Its bigger rivals have introduced family data-sharing plans, but Sprint is taking a unique approach -- offering "Framily" plans where members don't have to share data or, for that matter, anything else.
Sprint Corp. (NYSE: S) CEO Dan Hesse talked up the new plans at the Citi conference in Las Vegas on Tuesday. He cited US Census statistics that show 60% of American households now have one or two people. The new plans cater to these non-nuclear families by letting a Sprint customer share an account ID with up to 10 friends, family members, co-workers, neighborhood mooches, or whomever.
That person pays $55 for unlimited talk, text, and 1 GB of data. Each person added to the plan reduces the cost by $5 to as low as $30 per month. Any user can pay $10 extra for 3 GB of data or $20 more for unlimited, uncapped data. Each participant also gets an individual bill and doesn't have to share data with the other plan members.
Hesse said he thinks the plans will reduce churn for Sprint by committing so many people to a plan, even if they end up reducing average revenue per user. The postpaid plans also require Sprint customers to pay up front for their mobile device or in 24 monthly payments, so they could reduce subsidy fees.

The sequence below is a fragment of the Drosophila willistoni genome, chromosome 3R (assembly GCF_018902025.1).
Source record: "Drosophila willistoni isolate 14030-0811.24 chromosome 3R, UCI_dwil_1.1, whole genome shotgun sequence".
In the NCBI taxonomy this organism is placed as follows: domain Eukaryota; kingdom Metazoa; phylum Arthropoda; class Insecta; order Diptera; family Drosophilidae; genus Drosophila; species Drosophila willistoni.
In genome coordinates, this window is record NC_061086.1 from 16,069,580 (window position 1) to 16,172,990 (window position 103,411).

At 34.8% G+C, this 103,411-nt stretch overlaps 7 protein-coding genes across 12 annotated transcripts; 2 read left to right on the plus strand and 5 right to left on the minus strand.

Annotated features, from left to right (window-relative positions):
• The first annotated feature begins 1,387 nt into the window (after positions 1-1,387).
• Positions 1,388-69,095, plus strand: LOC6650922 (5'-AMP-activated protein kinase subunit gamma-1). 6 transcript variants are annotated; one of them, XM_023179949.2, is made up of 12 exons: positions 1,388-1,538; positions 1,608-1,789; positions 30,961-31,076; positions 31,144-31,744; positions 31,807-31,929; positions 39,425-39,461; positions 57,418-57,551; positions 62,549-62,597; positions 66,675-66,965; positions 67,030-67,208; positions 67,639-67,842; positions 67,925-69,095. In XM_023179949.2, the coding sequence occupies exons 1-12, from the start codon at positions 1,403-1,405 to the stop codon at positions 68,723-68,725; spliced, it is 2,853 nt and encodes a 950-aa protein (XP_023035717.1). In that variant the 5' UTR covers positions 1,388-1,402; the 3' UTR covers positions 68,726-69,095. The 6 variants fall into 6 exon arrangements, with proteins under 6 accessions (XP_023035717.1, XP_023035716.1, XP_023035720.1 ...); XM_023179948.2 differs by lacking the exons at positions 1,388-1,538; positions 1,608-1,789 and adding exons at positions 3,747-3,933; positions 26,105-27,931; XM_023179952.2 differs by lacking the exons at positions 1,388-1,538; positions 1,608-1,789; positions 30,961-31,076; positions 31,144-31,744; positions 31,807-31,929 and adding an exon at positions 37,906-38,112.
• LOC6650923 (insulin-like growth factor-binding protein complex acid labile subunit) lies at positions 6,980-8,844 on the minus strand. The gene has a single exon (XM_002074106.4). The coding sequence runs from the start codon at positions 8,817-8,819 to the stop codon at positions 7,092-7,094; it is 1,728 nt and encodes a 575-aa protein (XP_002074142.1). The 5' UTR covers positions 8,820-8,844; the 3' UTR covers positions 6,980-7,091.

He also reiterated his sort-of commitment to unlimited service. He said he expects it to be around for a long time -- at least as an option -- at the carrier. He didn't promise it wouldn't come at a cost, but he still sees a significant portion of Sprint's customer base wanting to pay a premium for that peace of mind. A home run for Sprint would be if everyone on the Framily plans paid the $20 extra for unlimited data.
"Our overall economics are better served by people who use more and are willing to pay more for unlimited usage," Hesse said.
Also Tuesday, Sprint announced Fort Lauderdale, Fla., and five Texas cities -- Austin, Dallas, Fort Worth, Houston, and San Antonio -- as tri-mode Spark markets. The curved LG Electronics Inc. (London: LGLD; Korea: 6657.KS) G Flex smartphone, unveiled at CES, will be the latest Spark-compatible smartphone. (See: Sprint Sparks It in Chicago and Sprint Sparks Up Vendors for Faster 4G LTE.)
— Sarah Reedy, Senior Editor, Light Reading